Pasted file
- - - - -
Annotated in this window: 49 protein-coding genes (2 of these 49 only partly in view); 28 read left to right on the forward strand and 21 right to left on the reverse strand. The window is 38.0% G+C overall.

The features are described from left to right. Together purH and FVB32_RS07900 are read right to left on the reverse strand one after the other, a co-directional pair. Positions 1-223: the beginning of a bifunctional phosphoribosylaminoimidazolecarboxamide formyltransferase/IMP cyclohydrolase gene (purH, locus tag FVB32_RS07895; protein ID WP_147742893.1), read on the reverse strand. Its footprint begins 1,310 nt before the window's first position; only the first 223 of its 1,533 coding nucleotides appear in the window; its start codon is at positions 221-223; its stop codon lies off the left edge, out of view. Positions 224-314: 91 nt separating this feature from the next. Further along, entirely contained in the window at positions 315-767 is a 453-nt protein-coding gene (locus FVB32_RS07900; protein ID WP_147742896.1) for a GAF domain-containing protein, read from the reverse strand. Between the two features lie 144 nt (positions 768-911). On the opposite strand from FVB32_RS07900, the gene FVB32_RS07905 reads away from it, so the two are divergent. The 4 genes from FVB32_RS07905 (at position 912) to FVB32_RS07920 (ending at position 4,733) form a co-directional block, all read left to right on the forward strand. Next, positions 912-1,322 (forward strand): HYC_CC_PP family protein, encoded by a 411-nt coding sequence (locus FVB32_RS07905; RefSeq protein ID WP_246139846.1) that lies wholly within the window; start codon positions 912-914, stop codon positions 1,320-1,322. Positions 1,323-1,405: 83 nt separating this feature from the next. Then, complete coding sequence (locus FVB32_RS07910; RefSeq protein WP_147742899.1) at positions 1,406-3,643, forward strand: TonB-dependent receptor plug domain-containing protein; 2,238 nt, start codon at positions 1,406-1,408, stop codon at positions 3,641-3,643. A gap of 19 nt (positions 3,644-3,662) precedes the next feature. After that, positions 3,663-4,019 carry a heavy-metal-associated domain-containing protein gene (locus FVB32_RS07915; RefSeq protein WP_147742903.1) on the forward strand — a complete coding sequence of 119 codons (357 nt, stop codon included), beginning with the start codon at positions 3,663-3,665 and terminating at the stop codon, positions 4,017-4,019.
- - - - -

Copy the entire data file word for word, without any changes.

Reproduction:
Annotated in this window: 49 protein-coding genes (2 of these 49 only partly in view); 28 read left to right on the forward strand and 21 right to left on the reverse strand. The window is 38.0% G+C overall.

The features are described from left to right. Together purH and FVB32_RS07900 are read right to left on the reverse strand one after the other, a co-directional pair. Positions 1-223: the beginning of a bifunctional phosphoribosylaminoimidazolecarboxamide formyltransferase/IMP cyclohydrolase gene (purH, locus tag FVB32_RS07895; protein ID WP_147742893.1), read on the reverse strand. Its footprint begins 1,310 nt before the window's first position; only the first 223 of its 1,533 coding nucleotides appear in the window; its start codon is at positions 221-223; its stop codon lies off the left edge, out of view. Positions 224-314: 91 nt separating this feature from the next. Further along, entirely contained in the window at positions 315-767 is a 453-nt protein-coding gene (locus FVB32_RS07900; protein ID WP_147742896.1) for a GAF domain-containing protein, read from the reverse strand. Between the two features lie 144 nt (positions 768-911). On the opposite strand from FVB32_RS07900, the gene FVB32_RS07905 reads away from it, so the two are divergent. The 4 genes from FVB32_RS07905 (at position 912) to FVB32_RS07920 (ending at position 4,733) form a co-directional block, all read left to right on the forward strand. Next, positions 912-1,322 (forward strand): HYC_CC_PP family protein, encoded by a 411-nt coding sequence (locus FVB32_RS07905; RefSeq protein ID WP_246139846.1) that lies wholly within the window; start codon positions 912-914, stop codon positions 1,320-1,322. Positions 1,323-1,405: 83 nt separating this feature from the next. Then, complete coding sequence (locus FVB32_RS07910; RefSeq protein WP_147742899.1) at positions 1,406-3,643, forward strand: TonB-dependent receptor plug domain-containing protein; 2,238 nt, start codon at positions 1,406-1,408, stop codon at positions 3,641-3,643. A gap of 19 nt (positions 3,644-3,662) precedes the next feature. After that, positions 3,663-4,019 carry a heavy-metal-associated domain-containing protein gene (locus FVB32_RS07915; RefSeq protein WP_147742903.1) on the forward strand — a complete coding sequence of 119 codons (357 nt, stop codon included), beginning with the start codon at positions 3,663-3,665 and terminating at the stop codon, positions 4,017-4,019.